When to use: For synchronization between high-level Controller Components, orchestrating different parts of the UI. An app usually consists of a couple of loosely related parts (for example a todo app can display a list of todos in the main pane and a list of categories or tags in the sidebar). The responsibilities of these parts are separate enough to justify individual Controller Components and individual component tree sub-hierarchies. However, although mostly separate, they are not completely independent – for example deleting a todo in the main pane should refresh todo counts for categories in the sidebar. Global $rootScope events are a great tool for such a synchronization.

the flow of actions through the component tree – a complete example

Here you can see how all three ways to pass actions can coexist in an app:

a complete flow of actions through the component tree

A button (an Atomic Component) generates a low-level, technical action: onClick. Because this action is immediately handled by the button’s direct parent, the todoItem component, it is passed via '&' binding. The todoItem (a Semantic Component) re-maps the technical action into a semantic one, using the app’s business domain terms: onCompleteTodo. This action is then tunneled through a couple of intermediary layout components using $scope events mechanism. The todosController (a Controller Component) handles the action (sends a request to the server, re-renders the sub-part of the component tree it is responsible for, and so on). In addition, it informs another Controller Component, orchestrating the tags list in the sidebar, that the count of completed todos has changed (so that the sidebar could be refreshed if needed). This communication between two Controller Components happens through a global $rootScope event.

An important side-note: It may seem from the diagram that the components lower in the component tree send actions to the components higher in the hierarchy. However, it is critical to notice, that the action senders are actually completely unaware about the action receivers. The completeTodoButton just invokes a callback passed to it via binding, but doesn’t know who passed this callback and how it will be interpreted. Similarly, the todoItem component emits a $scope event but it doesn’t know which component, and how many layers above, will handle it. Even the todosController doesn’t send the onCompletedCountChanged event directly to the tagsController; it just emits this event through the $rootScope but doesn’t know if and how many other Controller Components or services will subscribe to receive this event.

what about Flux?

Our architecture is conceptually similar to the Flux architecture, popularized by React. Why didn’t we just adapt some of the available Flux libraries, then?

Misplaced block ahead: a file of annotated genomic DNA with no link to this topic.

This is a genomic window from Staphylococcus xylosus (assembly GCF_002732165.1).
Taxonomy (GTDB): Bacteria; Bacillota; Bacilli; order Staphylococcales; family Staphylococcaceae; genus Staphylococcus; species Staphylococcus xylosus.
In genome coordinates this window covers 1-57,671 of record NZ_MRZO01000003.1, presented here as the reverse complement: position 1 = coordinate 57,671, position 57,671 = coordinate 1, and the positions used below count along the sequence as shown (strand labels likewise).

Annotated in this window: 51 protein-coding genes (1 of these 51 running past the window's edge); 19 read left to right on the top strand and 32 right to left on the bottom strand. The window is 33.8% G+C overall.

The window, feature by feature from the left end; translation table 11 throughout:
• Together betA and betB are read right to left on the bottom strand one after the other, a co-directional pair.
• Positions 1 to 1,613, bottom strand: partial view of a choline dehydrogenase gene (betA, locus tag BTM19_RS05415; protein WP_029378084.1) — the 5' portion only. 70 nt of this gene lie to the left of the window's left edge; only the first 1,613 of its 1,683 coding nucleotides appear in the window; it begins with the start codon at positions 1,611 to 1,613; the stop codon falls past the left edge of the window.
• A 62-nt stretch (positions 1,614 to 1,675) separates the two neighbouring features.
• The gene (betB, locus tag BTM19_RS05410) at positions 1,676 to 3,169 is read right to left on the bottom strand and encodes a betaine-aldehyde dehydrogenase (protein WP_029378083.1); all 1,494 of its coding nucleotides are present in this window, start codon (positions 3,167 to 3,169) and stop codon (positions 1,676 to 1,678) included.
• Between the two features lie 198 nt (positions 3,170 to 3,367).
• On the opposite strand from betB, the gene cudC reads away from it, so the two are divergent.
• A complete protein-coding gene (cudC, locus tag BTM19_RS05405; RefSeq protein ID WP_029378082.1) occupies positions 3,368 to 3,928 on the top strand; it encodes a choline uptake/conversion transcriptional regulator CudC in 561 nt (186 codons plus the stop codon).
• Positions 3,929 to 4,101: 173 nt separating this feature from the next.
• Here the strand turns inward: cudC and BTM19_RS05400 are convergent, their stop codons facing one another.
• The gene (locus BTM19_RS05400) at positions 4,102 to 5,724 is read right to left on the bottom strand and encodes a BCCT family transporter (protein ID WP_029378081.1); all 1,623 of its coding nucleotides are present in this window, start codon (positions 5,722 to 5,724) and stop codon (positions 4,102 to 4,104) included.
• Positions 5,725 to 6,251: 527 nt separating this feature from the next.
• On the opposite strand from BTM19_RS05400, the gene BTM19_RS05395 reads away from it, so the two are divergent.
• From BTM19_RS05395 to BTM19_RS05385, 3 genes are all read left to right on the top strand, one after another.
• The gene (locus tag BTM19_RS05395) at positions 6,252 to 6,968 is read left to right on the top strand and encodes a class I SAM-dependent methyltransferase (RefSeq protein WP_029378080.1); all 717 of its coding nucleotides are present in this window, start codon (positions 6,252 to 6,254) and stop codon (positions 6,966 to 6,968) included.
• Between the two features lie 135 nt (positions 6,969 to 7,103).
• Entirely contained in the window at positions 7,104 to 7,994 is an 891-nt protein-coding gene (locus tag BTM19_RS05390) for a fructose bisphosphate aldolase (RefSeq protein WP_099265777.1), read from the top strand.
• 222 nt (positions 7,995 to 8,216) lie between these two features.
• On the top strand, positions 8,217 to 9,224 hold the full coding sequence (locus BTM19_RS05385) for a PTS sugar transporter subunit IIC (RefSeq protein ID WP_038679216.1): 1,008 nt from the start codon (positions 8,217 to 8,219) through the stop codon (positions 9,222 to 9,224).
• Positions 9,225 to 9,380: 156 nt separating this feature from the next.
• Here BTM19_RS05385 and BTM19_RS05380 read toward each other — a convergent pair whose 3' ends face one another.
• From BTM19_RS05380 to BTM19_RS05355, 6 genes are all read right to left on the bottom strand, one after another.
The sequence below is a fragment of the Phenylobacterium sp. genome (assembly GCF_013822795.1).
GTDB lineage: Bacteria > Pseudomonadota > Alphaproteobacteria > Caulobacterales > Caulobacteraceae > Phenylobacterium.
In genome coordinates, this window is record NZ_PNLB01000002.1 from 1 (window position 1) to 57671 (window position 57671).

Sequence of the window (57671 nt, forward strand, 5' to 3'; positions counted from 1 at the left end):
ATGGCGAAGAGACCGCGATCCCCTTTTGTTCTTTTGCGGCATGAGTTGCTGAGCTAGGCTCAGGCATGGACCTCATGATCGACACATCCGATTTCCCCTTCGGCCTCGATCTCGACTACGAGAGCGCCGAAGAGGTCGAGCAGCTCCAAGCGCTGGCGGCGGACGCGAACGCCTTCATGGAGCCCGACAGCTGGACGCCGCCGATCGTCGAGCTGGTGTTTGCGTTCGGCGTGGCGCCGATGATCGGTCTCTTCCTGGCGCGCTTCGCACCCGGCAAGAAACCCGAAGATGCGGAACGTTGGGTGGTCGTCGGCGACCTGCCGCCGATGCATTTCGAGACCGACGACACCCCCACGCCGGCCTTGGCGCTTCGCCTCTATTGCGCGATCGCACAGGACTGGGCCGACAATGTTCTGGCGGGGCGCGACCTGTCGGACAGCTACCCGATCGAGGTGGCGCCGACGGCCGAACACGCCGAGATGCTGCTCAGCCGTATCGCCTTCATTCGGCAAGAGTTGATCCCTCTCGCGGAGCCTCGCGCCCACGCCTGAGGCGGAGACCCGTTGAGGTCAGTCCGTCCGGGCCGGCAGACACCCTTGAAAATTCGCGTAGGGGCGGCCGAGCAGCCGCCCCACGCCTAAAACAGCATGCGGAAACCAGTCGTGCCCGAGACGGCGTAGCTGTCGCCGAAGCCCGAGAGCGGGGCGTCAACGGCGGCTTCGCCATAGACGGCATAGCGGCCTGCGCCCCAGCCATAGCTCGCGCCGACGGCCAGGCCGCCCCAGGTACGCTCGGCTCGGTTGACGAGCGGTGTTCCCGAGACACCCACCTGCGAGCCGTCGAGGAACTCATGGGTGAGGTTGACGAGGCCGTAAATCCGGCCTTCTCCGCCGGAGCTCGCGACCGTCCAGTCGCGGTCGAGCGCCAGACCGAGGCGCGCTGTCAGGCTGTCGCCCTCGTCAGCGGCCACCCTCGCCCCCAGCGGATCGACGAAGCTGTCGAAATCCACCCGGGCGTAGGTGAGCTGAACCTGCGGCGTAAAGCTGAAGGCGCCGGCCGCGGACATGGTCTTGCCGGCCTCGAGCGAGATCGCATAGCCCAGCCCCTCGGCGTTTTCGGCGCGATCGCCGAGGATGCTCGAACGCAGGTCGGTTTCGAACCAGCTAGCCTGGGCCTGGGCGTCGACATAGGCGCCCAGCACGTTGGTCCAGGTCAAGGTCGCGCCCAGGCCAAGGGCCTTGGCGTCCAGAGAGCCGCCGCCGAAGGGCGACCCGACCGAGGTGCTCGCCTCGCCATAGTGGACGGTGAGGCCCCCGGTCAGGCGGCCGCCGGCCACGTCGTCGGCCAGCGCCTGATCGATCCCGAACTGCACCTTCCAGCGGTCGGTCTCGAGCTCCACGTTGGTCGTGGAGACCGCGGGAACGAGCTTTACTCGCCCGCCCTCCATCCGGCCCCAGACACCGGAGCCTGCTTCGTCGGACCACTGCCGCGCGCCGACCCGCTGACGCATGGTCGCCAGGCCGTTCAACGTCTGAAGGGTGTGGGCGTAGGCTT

The answer is our philosophy of gradual progression. We’ve intentionally chosen to start with the simplest tools possible, ideally only those built-into Angular. That’s why we’ve started with jqLite, ngRoute, and plain $http instead of full jQuery, UI Router, or Restangular. It was a good decision: it flattened the learning curve, and after 4 months of development these tools are still sufficient for our needs.

We approached the architecture of our component-tree in a similarly minimalistic manner. In this case, however, the initial, simple solution turned out to be not sufficient. It wasn’t a big leap, though, but a gradual progression:

  • At first, our component tree was relatively flat, so we used only '&' bindings. We have also stored all of the application state in components.
  • As the app grew and the component tree became deeper, we’ve introduced local $scope events. We still had only 2 Controller Components though.
  • As the app grew even further, we’ve introduced more Controller Components and global $rootScope events so they could synchronize. The app state was still kept in the components, though.
  • Just recently, we’ve started moving parts of the app state from components to a centralized Flux-like “Data Store” (implemented using Angular Service).

We still don’t feel the need to introduce external Flux implementation. Angular provides enough tools to enable robust architecture without resourcing to external libraries. However, our app is still growing, so we don’t dismiss the idea that we may introduce such a library at some point.

Conclusion

The data and user actions flow architecture, presented in this post, works really well for us. We have progressively developed and battle tested it during the 4 months of the development of our app, and are fond of the result. We strongly recommend using a similar approach in your app. A conceptually similar architecture can be achieved in several ways, using various tools, but we encourage you to try out Angular built-in functionalities first, before resorting to external libraries.

Over to you

How do you pass actions and data in your app? Do you have any preferred mechanism, or do you mix different ones, like us? Have you tried a full Flux architecture in Angular? I’d love to hear about your experience!

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8 thoughts on “Communication between Angular 1.5 components (and with the API) [“NG 1.5 from the trenches” 3/7]

  1. Woow, finally someone presented how to properly do a more complicated communication in angular app. Anyway it’s funny that this is reinventing a flux, but from my experience it is the best (the most maintainable) way to build an app.

    I would like to see how it is connected with factories to keep data on page transitions and how it propagates changes to server or any other async(!) storage. Do you do any autosave with this or only by form submitting etc.

    Like

  2. I must say, this series is awesome. I decided to go with ng-1.5 on my latest project and this has to be one of the best resources I have found so far. Thanks for sharing, I look forward to reading the rest of the series.

    Like